By Ian James
Debate over Colorado River cutbacks centers on whether evaporation should be counted. Changing the formula would hit California hard. (Rick Bowmer Associated Press)Much of the Colorado River’s water is diverted from reservoirs and transported in canals to the farmlands and cities of the desert Southwest. But some of the water also ends up going elsewhere — vanishing into thin air.
Water lost to evaporation has become a central point of contention in the disagreement between California and six other states over how to divide reductions in water use.
A proposal submitted by Arizona, Colorado, Nevada, New Mexico, Utah and Wyoming calls for relying heavily on counting evaporation and other water losses from reservoirs and along the river in the Lower Basin — the portion of the watershed that begins near the Grand Canyon and stretches to northern Mexico.
Counting those losses would mean immediate reductions of more than 1.5 million acre-feet across the region. It would also translate into especially large water cutbacks for California, which uses the single largest share of the river.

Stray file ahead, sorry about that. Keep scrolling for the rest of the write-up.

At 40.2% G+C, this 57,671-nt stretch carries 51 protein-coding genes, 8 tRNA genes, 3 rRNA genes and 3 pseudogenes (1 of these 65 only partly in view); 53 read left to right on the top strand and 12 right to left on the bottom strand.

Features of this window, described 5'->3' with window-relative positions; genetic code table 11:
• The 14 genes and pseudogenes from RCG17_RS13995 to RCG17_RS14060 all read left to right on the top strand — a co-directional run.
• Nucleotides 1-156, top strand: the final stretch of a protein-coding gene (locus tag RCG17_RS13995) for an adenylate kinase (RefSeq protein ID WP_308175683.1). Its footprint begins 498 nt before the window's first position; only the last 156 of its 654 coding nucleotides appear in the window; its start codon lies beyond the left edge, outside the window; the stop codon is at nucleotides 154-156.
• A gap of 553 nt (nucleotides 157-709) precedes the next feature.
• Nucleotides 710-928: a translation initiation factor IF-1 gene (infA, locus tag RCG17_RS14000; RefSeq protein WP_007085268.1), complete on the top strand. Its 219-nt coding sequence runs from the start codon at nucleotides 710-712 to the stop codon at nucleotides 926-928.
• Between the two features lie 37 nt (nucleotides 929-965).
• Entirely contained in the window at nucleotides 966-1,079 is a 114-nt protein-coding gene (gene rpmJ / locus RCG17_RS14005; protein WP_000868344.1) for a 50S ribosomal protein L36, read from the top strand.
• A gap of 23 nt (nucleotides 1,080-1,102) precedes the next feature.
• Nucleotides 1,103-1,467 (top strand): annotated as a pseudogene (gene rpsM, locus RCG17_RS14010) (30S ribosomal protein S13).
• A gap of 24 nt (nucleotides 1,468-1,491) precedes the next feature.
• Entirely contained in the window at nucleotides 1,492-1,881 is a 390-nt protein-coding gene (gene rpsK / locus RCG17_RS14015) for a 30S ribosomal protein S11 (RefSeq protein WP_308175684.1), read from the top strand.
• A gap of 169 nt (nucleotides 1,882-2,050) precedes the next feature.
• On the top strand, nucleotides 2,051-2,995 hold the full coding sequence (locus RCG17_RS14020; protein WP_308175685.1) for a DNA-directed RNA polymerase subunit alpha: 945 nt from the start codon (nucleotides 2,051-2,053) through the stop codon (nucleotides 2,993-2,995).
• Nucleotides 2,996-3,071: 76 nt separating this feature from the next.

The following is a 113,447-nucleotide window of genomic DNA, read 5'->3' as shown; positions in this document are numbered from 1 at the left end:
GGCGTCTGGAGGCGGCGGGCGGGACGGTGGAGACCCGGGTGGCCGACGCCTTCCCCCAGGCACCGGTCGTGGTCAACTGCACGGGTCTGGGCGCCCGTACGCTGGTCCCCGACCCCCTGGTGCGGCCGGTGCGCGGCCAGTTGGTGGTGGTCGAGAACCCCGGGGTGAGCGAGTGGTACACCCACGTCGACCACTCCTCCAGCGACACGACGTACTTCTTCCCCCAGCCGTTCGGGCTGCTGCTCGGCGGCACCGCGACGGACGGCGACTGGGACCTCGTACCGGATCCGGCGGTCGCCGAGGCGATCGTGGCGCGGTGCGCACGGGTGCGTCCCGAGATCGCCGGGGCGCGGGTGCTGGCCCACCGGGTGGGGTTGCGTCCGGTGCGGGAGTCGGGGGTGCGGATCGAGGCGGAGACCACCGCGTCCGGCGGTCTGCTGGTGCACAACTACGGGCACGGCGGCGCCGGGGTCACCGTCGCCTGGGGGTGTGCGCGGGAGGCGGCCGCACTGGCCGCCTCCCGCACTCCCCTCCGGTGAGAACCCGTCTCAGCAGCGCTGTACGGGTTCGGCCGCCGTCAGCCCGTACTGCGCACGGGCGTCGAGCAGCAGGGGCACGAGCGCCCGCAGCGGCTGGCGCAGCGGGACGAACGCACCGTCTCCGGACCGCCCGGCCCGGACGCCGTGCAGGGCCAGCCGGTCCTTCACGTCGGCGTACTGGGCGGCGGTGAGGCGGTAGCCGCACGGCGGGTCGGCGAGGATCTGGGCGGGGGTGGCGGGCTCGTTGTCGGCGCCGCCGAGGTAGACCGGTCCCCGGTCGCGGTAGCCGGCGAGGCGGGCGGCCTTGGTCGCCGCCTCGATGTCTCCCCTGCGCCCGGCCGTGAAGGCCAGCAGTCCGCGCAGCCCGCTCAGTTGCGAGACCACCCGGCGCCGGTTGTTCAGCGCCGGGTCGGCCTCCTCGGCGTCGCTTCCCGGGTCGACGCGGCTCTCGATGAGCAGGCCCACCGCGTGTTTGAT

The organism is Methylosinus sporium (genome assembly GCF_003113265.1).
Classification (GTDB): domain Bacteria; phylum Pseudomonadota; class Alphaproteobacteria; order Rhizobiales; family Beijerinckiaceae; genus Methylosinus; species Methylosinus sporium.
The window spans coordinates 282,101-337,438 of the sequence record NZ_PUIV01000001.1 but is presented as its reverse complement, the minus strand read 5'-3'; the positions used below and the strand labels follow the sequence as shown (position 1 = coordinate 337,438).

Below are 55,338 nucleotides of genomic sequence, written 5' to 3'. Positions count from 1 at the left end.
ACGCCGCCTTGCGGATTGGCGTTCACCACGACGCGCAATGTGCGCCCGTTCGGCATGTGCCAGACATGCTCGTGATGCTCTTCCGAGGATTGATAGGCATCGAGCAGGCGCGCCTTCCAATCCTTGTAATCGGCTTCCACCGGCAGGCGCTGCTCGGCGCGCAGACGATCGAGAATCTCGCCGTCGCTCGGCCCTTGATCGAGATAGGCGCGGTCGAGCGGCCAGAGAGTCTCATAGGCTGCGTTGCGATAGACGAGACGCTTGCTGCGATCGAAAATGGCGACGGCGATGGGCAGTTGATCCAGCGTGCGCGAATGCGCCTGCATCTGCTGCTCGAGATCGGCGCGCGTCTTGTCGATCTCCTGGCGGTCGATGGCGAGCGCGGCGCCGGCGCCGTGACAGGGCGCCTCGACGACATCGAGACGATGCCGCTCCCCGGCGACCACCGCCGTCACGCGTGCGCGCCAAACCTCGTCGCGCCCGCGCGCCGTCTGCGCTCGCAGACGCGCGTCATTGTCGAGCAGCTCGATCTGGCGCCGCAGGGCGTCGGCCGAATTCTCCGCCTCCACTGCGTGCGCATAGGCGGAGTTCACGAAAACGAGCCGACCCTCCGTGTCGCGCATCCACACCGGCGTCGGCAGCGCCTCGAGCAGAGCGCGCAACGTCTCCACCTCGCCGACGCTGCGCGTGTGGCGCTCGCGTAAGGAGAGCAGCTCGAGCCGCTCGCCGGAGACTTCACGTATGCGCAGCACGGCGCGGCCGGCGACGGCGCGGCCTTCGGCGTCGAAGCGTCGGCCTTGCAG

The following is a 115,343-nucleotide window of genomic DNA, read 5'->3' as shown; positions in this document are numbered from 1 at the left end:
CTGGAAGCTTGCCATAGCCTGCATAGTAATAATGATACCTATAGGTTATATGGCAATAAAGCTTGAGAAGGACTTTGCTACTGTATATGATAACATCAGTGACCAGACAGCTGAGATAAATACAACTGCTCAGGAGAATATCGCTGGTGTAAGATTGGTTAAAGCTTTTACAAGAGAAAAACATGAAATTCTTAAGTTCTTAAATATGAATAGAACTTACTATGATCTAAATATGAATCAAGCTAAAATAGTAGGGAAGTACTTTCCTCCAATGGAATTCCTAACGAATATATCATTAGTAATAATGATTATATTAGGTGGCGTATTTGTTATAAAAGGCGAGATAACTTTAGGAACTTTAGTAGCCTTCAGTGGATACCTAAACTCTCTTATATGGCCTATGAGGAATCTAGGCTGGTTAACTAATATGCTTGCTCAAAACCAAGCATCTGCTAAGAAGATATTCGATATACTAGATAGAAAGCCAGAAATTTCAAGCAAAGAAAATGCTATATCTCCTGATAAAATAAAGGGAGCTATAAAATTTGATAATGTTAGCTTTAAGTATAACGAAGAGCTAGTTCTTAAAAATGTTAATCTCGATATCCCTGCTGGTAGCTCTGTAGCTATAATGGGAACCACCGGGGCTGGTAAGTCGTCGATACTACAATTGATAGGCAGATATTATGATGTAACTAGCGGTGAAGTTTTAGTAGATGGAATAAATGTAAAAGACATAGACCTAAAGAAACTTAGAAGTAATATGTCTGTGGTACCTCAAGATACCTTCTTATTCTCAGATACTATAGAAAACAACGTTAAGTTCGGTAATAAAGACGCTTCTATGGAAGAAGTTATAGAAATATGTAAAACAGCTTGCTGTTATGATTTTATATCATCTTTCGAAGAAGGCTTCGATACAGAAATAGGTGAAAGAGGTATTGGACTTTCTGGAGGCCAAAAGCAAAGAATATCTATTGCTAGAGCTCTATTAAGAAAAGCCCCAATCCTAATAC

Under the proposal by the six states, Southern California water agencies would be required to absorb the largest share of the cuts, including a potential reduction of more than 18% for the evaporation losses alone, which could rise to 32%if reservoirs hit critically low levels.
The proposal also calls for major reductions in Arizona and Nevada. But the portions of those cuts based on accounting for evaporation would be smaller: about 13% for Arizona and 6% for southern Nevada.
California’s water managers argue that suddenly including evaporation in the math would amount to a drastic rewriting of the rules that would flout the water rights system. They have proposed a different approach that calls for more gradual reductions and wouldn’t involve evaporation losses.
“California’s focus has been, what can we do in the interim that’s pragmatic, practical, doable, that’s not going to make big, lasting changes,” said Wade Crowfoot, California’s natural resources secretary. He said changes that would compromise existing water rights would be “a bridge too far in the near term.”
The Colorado River supplies water to farming areas, cities and tribal nations from the Rocky Mountains to northern Mexico. Chronic overuse combined with 23 years of severe drought and the effects of climate change have pushed the river’s two largest reservoirs, Lake Mead and Lake Powell, to their lowest levels since they were filled.
The growing risk of a collapse in the water supply has prompted federal officials to demand that the states come up with approaches for preventing reservoirs from bottoming out.